Gaming The Order 1886 game review

Published on February 23rd, 2015 | by Mica Rose


The Order: 1886 – Review

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The Order: 1886

Before it even hit the shelves The Order had a dark mark against its name from many negative reviews. Most of the comments criticised the length of the game, saying it was only 5 hours long. Whilst it’s true that The Order: 1886 is a rather short game, I’d say it’s closer to 8 hours than 5. In the same breath these people are complaining that cutscenes are unskippable. The very heart of the story takes place within the cutscenes, it goes without saying that any game that is played without the cinematics that hold the story together is going to be both quicker and less gripping.

If you go into The Order expecting an open world to explore for hours on end you will be disappointed, but that’s not what Ready at Dawn were aiming for. It’s a very story driven game, and the cutscenes blend seamlessly into gameplay without skipping a beat making the world all the more immersive.

The Order: 1886 review

One of my favourite parts of the game is the inclusion of characters from history; Jack the Ripper is mentioned by the characters and his gruesome murders are the headlines of newspapers that can be found dotted around Whitechapel. An even bigger part is played by the great Nikola Tesla, the real life mad scientist, who creates the futuristic weapons used by The Order.The weapons are another great aspect of the game, the best being a thermite rifle which first shoots flammable liquid at an enemy then ignites it for maximum destruction.

There are a few features included that appear in a lot of games these days, for example, lockpicking. I’m sure many people have played at least one game in the last year that has had some form of lockpicking involved.  The Order: 1886 approaches this mechanic in a fresh way. They’ve incorporated the vibrations of the Dual Shock 4 so the player has to feel the change in the lock rather than just look for it, it’s a small thing but definitely added new life to a feature that has become commonplace in today’s games. This wasn’t the only innovative use of the controller; in order to communicate with an airship, you must use the touchpad to send morse code light signals, it’s a small thing that only occurs once but was a nice little quirk that shows the creators are paying great attention to detail.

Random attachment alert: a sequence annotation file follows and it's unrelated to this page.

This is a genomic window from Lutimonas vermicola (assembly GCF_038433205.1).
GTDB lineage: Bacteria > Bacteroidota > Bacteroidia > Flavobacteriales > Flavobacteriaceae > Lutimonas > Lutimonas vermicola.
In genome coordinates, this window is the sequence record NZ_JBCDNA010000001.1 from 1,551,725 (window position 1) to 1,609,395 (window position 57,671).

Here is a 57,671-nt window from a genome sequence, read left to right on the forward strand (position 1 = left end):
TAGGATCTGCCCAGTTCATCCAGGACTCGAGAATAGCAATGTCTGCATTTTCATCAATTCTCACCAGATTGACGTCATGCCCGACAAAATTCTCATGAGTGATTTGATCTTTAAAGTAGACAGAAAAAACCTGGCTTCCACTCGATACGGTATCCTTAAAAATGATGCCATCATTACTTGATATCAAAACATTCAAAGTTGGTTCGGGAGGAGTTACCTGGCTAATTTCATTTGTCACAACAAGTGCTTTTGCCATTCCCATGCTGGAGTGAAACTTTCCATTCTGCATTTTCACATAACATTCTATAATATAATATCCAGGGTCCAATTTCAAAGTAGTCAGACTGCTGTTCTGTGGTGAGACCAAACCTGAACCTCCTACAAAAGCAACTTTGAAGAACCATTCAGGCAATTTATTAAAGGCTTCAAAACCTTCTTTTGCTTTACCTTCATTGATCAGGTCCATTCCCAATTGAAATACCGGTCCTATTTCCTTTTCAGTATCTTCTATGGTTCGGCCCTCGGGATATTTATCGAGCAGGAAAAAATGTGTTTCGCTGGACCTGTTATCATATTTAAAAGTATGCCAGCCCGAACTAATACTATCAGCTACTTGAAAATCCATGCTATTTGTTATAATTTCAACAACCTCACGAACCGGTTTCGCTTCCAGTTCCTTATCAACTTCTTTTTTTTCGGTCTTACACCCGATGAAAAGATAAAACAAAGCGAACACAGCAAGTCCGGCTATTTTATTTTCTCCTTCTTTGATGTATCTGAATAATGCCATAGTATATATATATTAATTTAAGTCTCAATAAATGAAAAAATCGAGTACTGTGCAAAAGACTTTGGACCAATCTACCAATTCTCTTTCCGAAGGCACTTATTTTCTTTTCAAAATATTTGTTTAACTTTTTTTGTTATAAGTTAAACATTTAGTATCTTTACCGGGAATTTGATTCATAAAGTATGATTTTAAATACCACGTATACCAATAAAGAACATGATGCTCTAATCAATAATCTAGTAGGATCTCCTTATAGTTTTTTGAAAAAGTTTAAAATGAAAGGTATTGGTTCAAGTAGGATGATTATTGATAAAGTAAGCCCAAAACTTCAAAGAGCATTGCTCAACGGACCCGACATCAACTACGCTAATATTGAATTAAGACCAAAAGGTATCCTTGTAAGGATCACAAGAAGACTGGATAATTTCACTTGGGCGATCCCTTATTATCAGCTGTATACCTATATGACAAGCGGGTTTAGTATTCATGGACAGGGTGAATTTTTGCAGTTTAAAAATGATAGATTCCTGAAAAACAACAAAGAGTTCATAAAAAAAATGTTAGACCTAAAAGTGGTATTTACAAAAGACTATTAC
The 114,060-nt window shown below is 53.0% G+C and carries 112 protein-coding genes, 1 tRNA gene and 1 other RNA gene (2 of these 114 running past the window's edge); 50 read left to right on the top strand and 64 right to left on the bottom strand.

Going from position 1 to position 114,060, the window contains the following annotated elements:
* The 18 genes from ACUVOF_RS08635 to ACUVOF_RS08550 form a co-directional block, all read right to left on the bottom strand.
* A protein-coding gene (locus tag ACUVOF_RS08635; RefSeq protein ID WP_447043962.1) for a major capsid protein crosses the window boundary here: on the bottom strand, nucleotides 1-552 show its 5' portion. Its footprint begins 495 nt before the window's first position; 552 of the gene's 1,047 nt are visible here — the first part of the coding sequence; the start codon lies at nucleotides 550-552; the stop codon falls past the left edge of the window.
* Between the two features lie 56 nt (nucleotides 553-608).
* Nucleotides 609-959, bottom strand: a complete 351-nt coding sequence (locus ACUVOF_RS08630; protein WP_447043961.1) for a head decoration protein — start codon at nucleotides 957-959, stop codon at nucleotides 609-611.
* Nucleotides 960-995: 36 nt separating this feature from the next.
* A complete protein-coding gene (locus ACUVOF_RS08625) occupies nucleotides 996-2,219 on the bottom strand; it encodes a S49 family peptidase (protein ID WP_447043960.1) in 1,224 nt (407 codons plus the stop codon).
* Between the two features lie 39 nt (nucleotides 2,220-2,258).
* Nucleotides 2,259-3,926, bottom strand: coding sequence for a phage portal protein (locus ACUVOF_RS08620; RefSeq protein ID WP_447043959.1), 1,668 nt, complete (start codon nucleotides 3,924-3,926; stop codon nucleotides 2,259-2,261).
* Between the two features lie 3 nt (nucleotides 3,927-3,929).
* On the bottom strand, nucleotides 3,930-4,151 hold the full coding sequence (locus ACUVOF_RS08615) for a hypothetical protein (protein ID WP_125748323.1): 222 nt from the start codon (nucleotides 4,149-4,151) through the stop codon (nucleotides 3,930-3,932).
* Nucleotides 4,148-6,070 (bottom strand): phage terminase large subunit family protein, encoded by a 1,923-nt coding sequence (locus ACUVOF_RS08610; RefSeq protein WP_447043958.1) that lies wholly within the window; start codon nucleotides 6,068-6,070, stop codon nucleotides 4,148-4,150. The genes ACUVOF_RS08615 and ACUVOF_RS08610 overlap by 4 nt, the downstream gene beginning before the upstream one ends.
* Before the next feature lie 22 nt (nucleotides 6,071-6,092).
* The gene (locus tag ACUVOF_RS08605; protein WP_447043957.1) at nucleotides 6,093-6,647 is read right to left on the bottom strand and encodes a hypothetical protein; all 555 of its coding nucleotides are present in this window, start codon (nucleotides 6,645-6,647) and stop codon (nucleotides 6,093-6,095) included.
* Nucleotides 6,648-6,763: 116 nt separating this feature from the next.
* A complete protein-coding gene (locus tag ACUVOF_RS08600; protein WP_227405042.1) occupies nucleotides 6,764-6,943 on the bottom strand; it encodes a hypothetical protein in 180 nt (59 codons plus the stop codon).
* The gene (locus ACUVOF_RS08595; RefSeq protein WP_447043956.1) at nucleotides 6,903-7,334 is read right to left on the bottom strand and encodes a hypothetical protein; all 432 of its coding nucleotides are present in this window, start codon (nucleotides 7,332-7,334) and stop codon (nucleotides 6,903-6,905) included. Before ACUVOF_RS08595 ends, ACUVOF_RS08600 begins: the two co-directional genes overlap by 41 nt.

The Order: 1886 review

The famous round table

The game is simply beautiful, it can’t be easy to get the grey atmosphere of Victorian London to look so appealing but Ready at Dawn have managed it. The faces of the characters could be the closest I’ve ever seen a game come to live action. Everything about the game is rendered to perfection, from the rain on the streets to the hairs on the werewolves.

One thing that I personally appreciated, though I fear has gone unnoticed, was that The Order – an ancient group of Knights sworn to protect the world from werewolves and other beasties – included many women. Sat around the very round table King Arthur did, were a mixture of both genders, all Knights of The Order. It was also great to see many strong female focus characters; Igraine, a fellow knight of the round table and Galahad’s right hand and Lakshmi, the fierce leader of the rebels both have a huge amount of screen time.

The Order: 1886 review

Igraine, also known as Izzy

This is one series I certainly hope to see more of, the world created in The Order: 1886 has a lot of potential for further devlopement either with DLC or a sequel (though fingers crossed for both!) and the team behind it clearly have great talent. There’s nothing worse than tacked on multiplayer or filler just for the sake of it. The Order: 1886 is the perfect length for the story they wanted to tell, with many oppurtunities left for more tales in the future.

Have any of you consumers picked this up over the weekend? Let us know what you think in the comments or on Facebook!

The Order: 1886 is out now on PlayStation 4.

Mica Rose
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